- Follow the processes highlighted in the flowcharts presented by COPE
- It is our responsibility to protect authors’ moral rights (to be acknowledged as the author and not to be misrepresented) and to ensure the correct record of the literature.
We reserve the right to withdraw and rescind any acceptance should a case of ethical misconduct be discovered prior to publication. It will not be possible to please all parties in every case. Following a fair and considered process, the final decision in any disputed case will rest with the editor.
Authors are expected to submit original content to us. It is only acceptable for research to be repeated if it leads to different or new conclusions or for comparisons with new data. In all cases, it is important to reference the previously published work. If any element of the work has been published previously, you must ensure that this work is fully referenced and state it at the point of submission so that the Editor may make a fully-informed decision.
In multi-authored papers, it is important that all authors that have made a significant contribution to the paper are listed. Those who have provided support but have not contributed to the research should be acknowledged in an Acknowledgements section. Authorship issues fall into three main types:
- The exclusion of a contributor from the list of authors
- The inclusion of a named person who has not contributed to the paper or does not wish to be associated with the research
- The order of the authors on the paper and the level of contribution that they have made to the paper.
We will endeavour to facilitate a resolution to an authorship dispute. However, as the research process is undertaken prior to the paper being submitted to IARS, it is not possible for IARS or the editors to comment on the level of contribution by each author. Please refer to the Committee on Publication Ethics’ flowcharts for the processes that IARS follows in cases of authorship disputes in submitted or published articles. If the matter cannot be resolved, we will refer the matter to the authors’ institutions. If all authors agree to a change to authorship on a paper, this will be presented as a corrigendum. A retraction notice will only be published when requested by all authors.
During the peer review process, it is typical for authors to be directed by reviewers to papers which further develop and improve the author’s ideas. Whilst there may be legitimate occasions where it is necessary to reference other publications, we regard ‘coercive citation’ (i.e. where a reference is included as a condition of acceptance or without academic justification) as unethical and does not condone this kind of behaviour.
We are an advocate of both author freedom and editorial independence. We would urge any authors who feel they have been pressured to include a particular reference in their article, or Editors who are unclear on best ethical practice to contact the Editor in Chief.
We require that authors obtain written “proof of consent” for studies about named organizations or people.
If inaccurate, unsubstantiated or emotive statements are made about organizations or people in a submitted paper, IARS reserves the right to request changes to the text from the author or to reject the paper prior to publication. Critiques and reviews of products and services are acceptable but comments must be constructive and must not be made maliciously. If statements have been made in a paper that is published by IARS and found to be defamatory, a retraction notice will be published. In some cases, and when legally required, the paper will be withdrawn from the online version of the journal or book. An apology will be published in a forthcoming issue of the journal or volume of the book. We will advise all authors of case studies to inform the subject (person or organization) and to seek permission.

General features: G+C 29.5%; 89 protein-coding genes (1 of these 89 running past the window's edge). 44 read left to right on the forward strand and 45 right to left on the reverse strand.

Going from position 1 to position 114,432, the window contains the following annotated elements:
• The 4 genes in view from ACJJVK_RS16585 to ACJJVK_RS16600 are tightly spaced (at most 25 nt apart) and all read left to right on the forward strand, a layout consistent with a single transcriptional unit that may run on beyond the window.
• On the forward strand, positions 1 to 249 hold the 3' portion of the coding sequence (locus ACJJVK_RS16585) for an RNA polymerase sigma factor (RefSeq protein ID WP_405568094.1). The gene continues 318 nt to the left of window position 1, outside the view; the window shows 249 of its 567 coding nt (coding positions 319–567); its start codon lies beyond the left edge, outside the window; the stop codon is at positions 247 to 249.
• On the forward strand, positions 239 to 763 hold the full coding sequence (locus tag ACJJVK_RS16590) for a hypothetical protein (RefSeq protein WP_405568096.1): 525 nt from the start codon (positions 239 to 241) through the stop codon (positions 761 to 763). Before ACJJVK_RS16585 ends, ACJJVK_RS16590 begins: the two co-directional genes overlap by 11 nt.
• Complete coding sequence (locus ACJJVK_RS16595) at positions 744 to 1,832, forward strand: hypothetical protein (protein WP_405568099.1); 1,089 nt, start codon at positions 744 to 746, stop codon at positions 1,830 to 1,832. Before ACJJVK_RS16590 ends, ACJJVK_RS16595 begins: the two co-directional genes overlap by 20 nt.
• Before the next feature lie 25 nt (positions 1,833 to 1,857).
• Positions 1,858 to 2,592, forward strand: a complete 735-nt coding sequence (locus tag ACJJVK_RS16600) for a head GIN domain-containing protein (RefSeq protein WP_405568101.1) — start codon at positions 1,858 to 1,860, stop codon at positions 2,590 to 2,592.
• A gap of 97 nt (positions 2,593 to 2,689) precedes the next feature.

Please refer to the Committee on Publication Ethics’ flowcharts for the processes that IARS follows in cases of fabricated data in submitted or published articles. As the research is conducted prior to the paper being submitted to an IARS journal or book, it is not possible for IARS or the editors to adjudicate in all cases. We will endeavour to facilitate a resolution and will refer the matter to the authors’ institutions when appropriate.
An author must follow appropriate international and national procedures with respect to data protection, rights to privacy, child protection and medical testing on humans and animals. Authors must make available all consent forms and requisite forms from the appropriate regulatory bodies to the Editor. If research is found to contravene international or national procedures and this is confirmed with the appropriate regulatory body, we will publish a retraction notice.
The following Grievance Procedure outlines the process for addressing grievances by authors whose articles or other submissions are rejected for publication.
- The grievance must be submitted in writing to the Editor of the journal within seven days following a submission being rejected for publication.
- The grievance will be considered by the Editor and Editorial Advisory Board. The grievance will be resolved by taking a majority decision.
- The grievance will be acknowledged with 10 days of receipt and aimed to be resolved within 30 days.
- The decision will be in writing and will be final.
For further information on our ethics policies, please contact the Editor, Dr. Theo Gavrielides, or consult the COPE guidelines. .